At the close of the war it was proposed to erect a monument, to cost about $2,000, out of respect to the memory of the defenders of the Union from Putnam County, who died while in the service. Interest was permitted to wane, though, and the monument has never been built.

County Politics

Putnam County has been strongly Republican in politics since the beginning of the Civil war. In 1864 the vote for president was:

Lincoln, Republican, 1,292; McClellan, Democrat, 47.
In 1880 the vote was: Garfield, Republican, 1,513; Hancock, Democrat, 725.
In 1910 the vote for judge of the Missouri supreme court was: Brown, Republican, 1,697; Gantt, Democrat, 777.

These figures are given to show that the county has remained continuously and strongly Republican. All the present county officers, except the presiding judge of the county court, are Republicans.

The liquor question began to be agitated in Putnam County about 1876. In 1887 an election was held in which the sale of intoxicating liquors was prohibited in the county. The vote was 900 to 627. The county has since been continuously dry.

Railroads and Schools

The people of the county have shown their progressiveness by the support they have given to railroads proposing to run through the county and to other expenditures of money which would prove beneficial. In 1870 the people voted to subscribe $150,000 to the capital stock of the Burlington & Southwestern Railroad Company, to be paid when the road was built through the county. The money was never paid, however, as the road was never built. In 1871 the county court subscribed $150,000 to the capital stock of the St. Joseph '& Iowa Railroad Company, all of which was to be used in building the road within the county. Of this amount only $100,000 was ever paid, as the railroad refused to deliver to the county their certificates of stock. In 1875 a proposition to subscribe $110,000 to the capital stock of the Missouri, Iowa & Nebraska Railroad Company was defeated, 464 to 784.

Putnam County has encouraged education since its organization. The schools of the county are equal, or superior, to those elsewhere in Missouri. The teachers of the county have formed, for their own benefit, teachers' associations and teachers' institutes. The first meetings of each of these organizations were held in 1866.


The strongest religious denominations of the county are the Methodists, Christians and Baptists. The Methodists and Baptists were early in the field. Preachers of these denominations came soon after the first settlers. The Rev. A. J. Wall, a Methodist preacher, came as early as 1852. Other denominations having churches in the county are the Presbyterians, Church of Christ, Adventists, Catholics and Universalists.

There have always been few Negroes in Putnam County. In 1860 there were only thirty-one Negro slaves and at the present time the Negro population is less than twenty-five. Nearly all the people are not only native born Americans, but children of native born Americans and by far the largest part of the population own the homes in which they live.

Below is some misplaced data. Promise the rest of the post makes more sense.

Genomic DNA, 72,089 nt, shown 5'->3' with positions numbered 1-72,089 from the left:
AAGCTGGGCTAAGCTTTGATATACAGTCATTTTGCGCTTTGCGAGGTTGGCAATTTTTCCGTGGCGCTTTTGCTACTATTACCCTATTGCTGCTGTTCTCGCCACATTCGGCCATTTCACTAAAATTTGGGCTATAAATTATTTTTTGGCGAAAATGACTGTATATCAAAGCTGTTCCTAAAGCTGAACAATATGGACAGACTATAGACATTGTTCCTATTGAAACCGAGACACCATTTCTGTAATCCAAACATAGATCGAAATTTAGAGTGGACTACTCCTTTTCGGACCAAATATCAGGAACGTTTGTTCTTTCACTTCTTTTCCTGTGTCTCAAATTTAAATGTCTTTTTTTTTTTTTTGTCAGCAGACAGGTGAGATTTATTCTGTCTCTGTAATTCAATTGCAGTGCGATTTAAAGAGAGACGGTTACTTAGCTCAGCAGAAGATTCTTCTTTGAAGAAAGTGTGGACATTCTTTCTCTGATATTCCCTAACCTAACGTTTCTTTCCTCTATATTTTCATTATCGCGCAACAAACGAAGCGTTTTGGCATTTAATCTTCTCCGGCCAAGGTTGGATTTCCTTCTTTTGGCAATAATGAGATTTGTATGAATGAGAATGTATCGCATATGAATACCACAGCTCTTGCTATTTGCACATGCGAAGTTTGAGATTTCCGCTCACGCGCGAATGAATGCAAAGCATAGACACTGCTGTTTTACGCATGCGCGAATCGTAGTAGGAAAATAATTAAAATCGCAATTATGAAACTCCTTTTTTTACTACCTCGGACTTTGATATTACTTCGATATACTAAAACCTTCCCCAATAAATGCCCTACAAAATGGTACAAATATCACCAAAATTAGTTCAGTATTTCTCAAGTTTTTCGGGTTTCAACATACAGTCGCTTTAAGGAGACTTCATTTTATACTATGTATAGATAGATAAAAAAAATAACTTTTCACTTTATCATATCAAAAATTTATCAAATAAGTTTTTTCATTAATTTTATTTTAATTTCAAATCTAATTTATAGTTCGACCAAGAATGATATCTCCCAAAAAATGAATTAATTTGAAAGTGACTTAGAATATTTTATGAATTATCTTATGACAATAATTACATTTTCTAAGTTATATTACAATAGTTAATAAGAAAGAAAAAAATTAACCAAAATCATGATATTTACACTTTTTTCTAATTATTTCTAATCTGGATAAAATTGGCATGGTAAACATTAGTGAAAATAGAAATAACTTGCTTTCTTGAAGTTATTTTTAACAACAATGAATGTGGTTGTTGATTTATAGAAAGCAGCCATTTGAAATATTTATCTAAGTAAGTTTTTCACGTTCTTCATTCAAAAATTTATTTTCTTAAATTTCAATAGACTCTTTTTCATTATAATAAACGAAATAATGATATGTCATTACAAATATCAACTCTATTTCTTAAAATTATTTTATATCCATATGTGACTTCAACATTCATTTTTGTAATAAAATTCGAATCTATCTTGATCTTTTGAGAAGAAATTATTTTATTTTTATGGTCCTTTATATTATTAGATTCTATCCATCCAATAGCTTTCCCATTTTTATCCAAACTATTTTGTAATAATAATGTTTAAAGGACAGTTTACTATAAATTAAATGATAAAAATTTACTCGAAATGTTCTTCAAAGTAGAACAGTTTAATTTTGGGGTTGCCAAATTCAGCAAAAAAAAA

Putnam County is preeminently agricultural in its interests. The incorporated towns are to wit: Unionville, the county seat, a city of the fourth class, and Lucerne, Powersville and Worthington.

Cities, Towns and Villages


Unionville has a population of slightly more than two thousand. It has two newspapers, the Journal and the Republican; four banks; two flouring mills; and a brick and tile factory. Grain, lumber, livestock and coal are produced around Unionville and make it a business center of importance. It has good schools, including a high school approved by the University of Missouri. It was founded in 1853, when Putnam and Dodge counties were united and was first called Harmony, as all factions were conciliated in its selection. At the sale of lots when Harmony was laid out the prices for single lots varied from $8 to $100. The total amount received from the lot sale was $1,703.


Lucerne has a population of about three hundred. It is in the western part of the county and is the center of a rich farming region. Coal deposits are found nearby. It is on the Chicago, Milwaukee & St. Paul Railroad. It has one bank and one newspaper, the Standard.


Powersville, on the Chicago, Milwaukee & St. Paul Railroad, north of Lucerne and three miles south of the Iowa line, is the center of agricultural interests. It has one newspaper, the Record; two banks; saw and grist mills; and a cheese factory. It is incorporated, and has a population of about four hundred.

Lemonville | Blackbird | Howland | Mendota

Lemonville, Blackbird, Howland and Mendota are stations on the Chicago, Burlington & Quincy Railroad. Much coal is mined at Mendota. On the Iowa & St. Louis Railroad are Worthington, Mapleton and Livonia.

There are small communities elsewhere in the county, but none of importance. Lowground is the only post office off the railroad. Post offices are located at all the above mentioned places. The primary interests of all of them are agricultural. Other, industries are either dependent or subordinate.


  Northeast Missouri| Missouri Counties | Books on AHGP

Source: History of Northeast Missouri, edited by Walter Williams, Volume I, Lewis Publishing Company, 1913